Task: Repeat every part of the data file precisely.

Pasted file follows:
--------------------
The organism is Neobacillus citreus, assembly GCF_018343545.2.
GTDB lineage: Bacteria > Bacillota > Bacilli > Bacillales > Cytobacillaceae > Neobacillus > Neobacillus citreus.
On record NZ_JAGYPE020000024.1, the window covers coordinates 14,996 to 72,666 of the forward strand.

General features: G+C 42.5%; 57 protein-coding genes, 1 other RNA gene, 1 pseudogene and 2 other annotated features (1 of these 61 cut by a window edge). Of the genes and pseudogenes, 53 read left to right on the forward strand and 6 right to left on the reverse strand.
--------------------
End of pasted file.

The organism is Neobacillus citreus, assembly GCF_018343545.2.
GTDB lineage: Bacteria > Bacillota > Bacilli > Bacillales > Cytobacillaceae > Neobacillus > Neobacillus citreus.
On record NZ_JAGYPE020000024.1, the window covers coordinates 14,996 to 72,666 of the forward strand.

General features: G+C 42.5%; 57 protein-coding genes, 1 other RNA gene, 1 pseudogene and 2 other annotated features (1 of these 61 cut by a window edge). Of the genes and pseudogenes, 53 read left to right on the forward strand and 6 right to left on the reverse strand.